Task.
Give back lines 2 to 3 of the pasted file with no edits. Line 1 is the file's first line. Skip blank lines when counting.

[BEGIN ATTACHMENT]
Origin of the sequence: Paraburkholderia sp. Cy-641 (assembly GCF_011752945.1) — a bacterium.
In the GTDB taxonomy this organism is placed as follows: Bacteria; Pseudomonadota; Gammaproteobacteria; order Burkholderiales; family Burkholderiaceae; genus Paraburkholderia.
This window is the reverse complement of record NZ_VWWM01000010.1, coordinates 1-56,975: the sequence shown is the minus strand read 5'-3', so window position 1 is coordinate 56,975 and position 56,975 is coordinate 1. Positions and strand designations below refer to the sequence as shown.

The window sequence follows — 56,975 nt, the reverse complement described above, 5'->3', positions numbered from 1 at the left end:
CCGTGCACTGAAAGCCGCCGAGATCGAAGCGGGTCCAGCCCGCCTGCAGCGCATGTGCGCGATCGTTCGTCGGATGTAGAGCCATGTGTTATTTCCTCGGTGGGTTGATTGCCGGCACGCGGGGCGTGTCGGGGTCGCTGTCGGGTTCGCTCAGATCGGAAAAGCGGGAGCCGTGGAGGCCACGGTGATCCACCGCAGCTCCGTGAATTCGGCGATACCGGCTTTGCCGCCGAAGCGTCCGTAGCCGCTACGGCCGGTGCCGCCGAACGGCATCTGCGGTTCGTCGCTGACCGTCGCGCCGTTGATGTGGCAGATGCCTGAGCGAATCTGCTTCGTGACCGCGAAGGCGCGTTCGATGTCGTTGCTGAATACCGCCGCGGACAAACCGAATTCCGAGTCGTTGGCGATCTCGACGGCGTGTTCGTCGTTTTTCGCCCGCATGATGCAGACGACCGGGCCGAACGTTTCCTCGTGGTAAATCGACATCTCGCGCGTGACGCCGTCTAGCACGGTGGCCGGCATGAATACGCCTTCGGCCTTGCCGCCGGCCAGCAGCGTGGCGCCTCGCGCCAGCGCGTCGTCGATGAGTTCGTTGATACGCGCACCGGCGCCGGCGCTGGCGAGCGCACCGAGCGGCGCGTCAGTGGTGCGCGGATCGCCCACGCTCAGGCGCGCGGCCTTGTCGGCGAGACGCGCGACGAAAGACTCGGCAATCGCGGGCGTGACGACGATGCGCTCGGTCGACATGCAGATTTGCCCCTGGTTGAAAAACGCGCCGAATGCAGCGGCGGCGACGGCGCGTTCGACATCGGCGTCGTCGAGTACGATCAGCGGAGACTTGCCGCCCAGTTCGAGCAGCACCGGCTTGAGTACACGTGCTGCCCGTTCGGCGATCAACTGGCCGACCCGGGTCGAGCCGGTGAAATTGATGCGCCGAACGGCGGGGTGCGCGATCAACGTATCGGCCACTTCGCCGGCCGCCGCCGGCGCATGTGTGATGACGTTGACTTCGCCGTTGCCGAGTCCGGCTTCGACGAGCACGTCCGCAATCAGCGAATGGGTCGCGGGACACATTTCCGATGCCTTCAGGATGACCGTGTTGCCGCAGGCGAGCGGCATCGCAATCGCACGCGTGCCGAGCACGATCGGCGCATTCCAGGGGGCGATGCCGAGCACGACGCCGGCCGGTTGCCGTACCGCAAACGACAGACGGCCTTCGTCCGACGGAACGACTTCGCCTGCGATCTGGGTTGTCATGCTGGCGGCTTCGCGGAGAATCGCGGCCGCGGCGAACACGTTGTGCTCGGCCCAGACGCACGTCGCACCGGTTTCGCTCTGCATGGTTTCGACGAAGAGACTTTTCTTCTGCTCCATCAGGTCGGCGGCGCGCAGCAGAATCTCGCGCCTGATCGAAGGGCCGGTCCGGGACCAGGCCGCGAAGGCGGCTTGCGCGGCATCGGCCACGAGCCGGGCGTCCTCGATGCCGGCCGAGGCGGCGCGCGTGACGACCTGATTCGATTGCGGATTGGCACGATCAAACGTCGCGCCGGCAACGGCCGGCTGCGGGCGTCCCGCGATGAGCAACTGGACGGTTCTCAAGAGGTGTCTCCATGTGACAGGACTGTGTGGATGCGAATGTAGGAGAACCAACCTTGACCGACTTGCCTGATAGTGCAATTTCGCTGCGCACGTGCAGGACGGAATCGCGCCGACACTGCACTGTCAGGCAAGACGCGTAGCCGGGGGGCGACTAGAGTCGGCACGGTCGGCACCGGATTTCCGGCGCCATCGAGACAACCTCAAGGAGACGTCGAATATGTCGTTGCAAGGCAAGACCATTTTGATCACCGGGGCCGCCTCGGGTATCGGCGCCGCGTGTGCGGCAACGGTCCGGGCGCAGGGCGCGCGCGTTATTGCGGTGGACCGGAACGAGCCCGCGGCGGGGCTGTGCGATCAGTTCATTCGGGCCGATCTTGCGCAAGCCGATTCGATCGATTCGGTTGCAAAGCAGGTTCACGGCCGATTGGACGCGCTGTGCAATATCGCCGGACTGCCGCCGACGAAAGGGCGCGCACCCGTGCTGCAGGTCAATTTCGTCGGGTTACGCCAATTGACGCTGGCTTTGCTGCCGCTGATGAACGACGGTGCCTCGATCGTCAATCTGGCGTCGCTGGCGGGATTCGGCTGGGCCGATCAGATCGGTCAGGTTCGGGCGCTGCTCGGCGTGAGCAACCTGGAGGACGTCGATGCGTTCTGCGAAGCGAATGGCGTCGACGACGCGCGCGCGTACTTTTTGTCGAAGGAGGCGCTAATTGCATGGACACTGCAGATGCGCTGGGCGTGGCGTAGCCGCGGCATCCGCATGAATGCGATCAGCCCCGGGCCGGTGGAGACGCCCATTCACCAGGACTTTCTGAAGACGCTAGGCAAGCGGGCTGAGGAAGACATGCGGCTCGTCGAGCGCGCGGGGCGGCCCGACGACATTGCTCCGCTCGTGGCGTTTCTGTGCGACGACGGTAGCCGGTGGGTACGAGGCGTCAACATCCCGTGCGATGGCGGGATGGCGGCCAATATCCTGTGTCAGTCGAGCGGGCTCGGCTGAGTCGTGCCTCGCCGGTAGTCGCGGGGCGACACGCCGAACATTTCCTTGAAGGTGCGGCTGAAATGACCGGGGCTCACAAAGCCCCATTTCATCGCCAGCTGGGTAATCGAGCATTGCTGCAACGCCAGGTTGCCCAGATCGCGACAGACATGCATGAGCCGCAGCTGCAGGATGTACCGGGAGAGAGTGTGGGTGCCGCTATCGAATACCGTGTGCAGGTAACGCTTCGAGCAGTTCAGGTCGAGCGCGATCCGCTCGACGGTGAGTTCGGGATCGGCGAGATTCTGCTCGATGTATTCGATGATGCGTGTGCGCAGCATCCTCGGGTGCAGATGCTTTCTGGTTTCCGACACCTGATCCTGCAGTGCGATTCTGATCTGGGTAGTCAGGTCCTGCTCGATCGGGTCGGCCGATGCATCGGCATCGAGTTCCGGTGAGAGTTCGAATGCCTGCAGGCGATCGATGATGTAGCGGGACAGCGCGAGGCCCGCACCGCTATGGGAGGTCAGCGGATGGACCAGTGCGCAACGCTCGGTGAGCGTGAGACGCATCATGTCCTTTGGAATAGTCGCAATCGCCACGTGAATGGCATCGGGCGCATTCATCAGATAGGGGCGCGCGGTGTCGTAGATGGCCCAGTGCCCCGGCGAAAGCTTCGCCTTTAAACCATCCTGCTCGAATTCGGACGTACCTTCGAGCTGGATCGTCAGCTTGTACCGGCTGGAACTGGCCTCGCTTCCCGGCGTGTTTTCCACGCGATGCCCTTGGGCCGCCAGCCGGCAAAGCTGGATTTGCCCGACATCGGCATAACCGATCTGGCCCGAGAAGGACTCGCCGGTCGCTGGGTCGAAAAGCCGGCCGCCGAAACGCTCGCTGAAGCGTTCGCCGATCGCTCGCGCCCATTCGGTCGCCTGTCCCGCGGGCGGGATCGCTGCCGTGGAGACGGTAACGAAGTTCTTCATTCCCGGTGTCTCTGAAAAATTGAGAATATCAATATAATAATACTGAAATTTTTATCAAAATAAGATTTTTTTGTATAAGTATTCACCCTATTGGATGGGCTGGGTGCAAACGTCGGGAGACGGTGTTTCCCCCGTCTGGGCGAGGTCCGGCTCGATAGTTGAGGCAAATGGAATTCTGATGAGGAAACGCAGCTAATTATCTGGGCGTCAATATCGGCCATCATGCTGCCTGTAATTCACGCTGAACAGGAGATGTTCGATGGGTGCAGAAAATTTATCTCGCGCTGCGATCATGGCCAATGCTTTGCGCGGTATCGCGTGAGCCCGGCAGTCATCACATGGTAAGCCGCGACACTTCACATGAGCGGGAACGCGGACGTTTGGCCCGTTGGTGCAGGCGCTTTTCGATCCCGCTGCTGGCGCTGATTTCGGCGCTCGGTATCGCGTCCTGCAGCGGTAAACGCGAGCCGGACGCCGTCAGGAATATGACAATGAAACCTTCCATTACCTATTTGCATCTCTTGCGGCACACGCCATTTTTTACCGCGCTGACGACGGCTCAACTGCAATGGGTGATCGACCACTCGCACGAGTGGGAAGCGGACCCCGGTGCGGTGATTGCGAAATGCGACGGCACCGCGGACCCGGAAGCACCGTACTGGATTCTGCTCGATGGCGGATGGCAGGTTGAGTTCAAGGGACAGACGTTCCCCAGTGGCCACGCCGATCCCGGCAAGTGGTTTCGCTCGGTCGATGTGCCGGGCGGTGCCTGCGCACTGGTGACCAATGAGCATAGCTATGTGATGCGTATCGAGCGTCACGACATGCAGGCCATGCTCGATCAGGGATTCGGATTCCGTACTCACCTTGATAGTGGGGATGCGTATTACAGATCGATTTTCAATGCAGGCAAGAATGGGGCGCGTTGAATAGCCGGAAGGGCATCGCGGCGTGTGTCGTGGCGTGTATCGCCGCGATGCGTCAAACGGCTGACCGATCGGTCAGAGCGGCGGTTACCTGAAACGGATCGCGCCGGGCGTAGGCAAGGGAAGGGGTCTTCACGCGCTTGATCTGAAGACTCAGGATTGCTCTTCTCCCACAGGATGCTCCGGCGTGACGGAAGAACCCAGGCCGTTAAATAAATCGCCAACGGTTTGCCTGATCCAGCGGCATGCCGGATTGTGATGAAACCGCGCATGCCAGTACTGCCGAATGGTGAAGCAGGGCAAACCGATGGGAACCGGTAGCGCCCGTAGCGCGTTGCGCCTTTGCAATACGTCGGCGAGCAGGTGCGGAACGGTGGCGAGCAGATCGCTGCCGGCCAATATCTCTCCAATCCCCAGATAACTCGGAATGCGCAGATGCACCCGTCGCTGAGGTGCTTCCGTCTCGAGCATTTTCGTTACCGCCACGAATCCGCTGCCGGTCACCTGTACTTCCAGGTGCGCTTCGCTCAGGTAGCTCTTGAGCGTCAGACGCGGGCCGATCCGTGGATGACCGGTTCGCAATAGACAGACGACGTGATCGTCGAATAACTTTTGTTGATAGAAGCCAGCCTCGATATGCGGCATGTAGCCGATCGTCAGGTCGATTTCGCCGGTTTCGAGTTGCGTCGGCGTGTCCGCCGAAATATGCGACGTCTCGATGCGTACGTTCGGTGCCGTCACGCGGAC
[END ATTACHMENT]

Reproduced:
In the GTDB taxonomy this organism is placed as follows: Bacteria; Pseudomonadota; Gammaproteobacteria; order Burkholderiales; family Burkholderiaceae; genus Paraburkholderia.
This window is the reverse complement of record NZ_VWWM01000010.1, coordinates 1-56,975: the sequence shown is the minus strand read 5'-3', so window position 1 is coordinate 56,975 and position 56,975 is coordinate 1. Positions and strand designations below refer to the sequence as shown.